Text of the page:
While a particular embodiment of the invention has been shown and described, various modifications thereof will be apparent to those skilled in the art, and therefore it is not intended that the invention be limited to the disclosed embodiment or to details thereof and departures may be made therefrom within the spirit and scope of the invention.
1. In an analytical system that employs an ion selective electrode for measuring a constituent of a fluid, apparatus for testing the ion selective electrode to determine if its output impedance is within predetermined limits comprising
- circuitry for applying a signal transition to the output signal line of said ion selective electrode, and means for monitoring the exponential decay rate of the signal on said output line resulting from said applied signal transition for indicating a faulty ion selective electrode as a function of the exponential decay rate of said resulting output signal.
2. In an analytical system that employs an ion selective electrode for measuring a constituent of a fluid, apparatus for testing the ion selective electrode to determine if its output impedance is within predetermined limits comprising
- a high quality capacitor whose shunt impedance is much higher than the maximum electrode impedance, means connecting one terminal of said capacitor to the output signal line of said ion selective electrode,
- means for applying a step voltage to the other terminal of said capacitor to apply a signal transition to said output signal line of said electrode, and
- means for monitoring the exponential decay rate of the signal on said output line resulting from said applied step voltage for indicating a faulty ion selective electrode as a function of the exponential decay rate of the signal on said electrode output signal line.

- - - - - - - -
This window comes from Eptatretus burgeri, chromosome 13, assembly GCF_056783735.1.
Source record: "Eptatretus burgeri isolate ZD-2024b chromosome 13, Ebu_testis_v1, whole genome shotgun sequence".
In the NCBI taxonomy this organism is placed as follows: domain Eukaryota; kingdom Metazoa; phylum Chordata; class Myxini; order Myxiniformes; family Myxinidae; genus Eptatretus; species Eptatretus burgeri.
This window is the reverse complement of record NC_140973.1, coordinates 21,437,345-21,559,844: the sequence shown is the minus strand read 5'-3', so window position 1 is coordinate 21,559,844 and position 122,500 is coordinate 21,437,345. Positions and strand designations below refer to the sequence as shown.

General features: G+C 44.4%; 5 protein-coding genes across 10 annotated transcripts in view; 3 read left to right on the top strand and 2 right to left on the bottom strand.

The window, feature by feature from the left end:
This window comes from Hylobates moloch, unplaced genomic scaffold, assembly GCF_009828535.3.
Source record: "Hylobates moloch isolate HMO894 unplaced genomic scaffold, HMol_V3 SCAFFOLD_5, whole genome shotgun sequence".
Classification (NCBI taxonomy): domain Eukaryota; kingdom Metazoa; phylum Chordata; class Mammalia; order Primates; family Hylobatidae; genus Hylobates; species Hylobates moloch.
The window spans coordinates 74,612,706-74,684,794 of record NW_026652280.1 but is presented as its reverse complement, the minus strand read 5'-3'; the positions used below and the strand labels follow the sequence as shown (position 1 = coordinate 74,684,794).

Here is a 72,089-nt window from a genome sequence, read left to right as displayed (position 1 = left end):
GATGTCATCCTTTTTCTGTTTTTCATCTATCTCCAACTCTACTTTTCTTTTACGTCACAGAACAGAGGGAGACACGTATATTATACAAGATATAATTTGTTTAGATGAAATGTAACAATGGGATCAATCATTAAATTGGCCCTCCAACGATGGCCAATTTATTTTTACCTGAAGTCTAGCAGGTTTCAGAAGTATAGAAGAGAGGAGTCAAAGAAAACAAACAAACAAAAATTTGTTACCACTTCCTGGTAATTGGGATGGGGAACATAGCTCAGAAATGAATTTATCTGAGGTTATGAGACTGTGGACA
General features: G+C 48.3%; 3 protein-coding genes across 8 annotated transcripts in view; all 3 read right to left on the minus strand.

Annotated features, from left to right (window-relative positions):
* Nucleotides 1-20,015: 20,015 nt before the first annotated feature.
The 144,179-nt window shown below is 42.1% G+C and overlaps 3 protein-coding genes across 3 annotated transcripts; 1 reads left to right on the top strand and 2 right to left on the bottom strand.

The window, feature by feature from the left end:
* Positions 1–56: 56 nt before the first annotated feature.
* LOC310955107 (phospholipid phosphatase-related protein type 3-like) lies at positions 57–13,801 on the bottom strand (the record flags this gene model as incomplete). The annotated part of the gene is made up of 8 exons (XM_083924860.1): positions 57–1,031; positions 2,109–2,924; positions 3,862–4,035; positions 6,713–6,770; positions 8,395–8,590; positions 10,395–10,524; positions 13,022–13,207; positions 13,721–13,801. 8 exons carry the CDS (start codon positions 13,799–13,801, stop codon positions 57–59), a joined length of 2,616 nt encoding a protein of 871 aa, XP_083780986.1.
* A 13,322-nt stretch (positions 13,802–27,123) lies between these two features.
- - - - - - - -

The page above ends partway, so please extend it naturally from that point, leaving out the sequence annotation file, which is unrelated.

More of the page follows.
3. The apparatus of claim 2 wherein said signal transition applying circuitry includes a voltage divider network connected to said other terminal of said capacitor, and a switch shunting one component of said voltage divider network.
4. The apparatus of claim 3 wherein said switch is normally closed and shunts a resistor component of said voltage divider network connected between said capacitor and ground.
5. Circuitry for monitoring a high impedance ion selective electrode that provides an output signal over an output signal line comprising a capacitor coupled to said output signal line of said ion selective electrode, the shunt impedance of said capacitor being at least one hundred gigaohms, means to apply a step voltage to said capacitor, and means to monitor the change in voltage on said output signal line resulting from the application of said step voltage to said capacitor to provide an indication of the quality of said ion selective electrode.
6. The apparatus of claim 2, 4 or 5 and further including a buffer amplifier connected to said electrode output signal line, a reference electrode and associated buffer amplifier for sensing the fluid monitored by said ion selective electrode, a differential amplifier that responds to the output signals from the buffer amplifiers of said ion selective and reference electrodes and wherein said monitoring means samples the output signal from said differential amplifier at predetermined time intervals after said step voltage is applied to said capacitor to provide an indication whether the resistance of said ion selective electrode is within preestablished upper and lower limits.
|3986108||October 12, 1976||Thomas|
|4189367||February 19, 1980||Connery|
|4223549||September 23, 1980||Kitzinger|
International Classification: G01R 3102;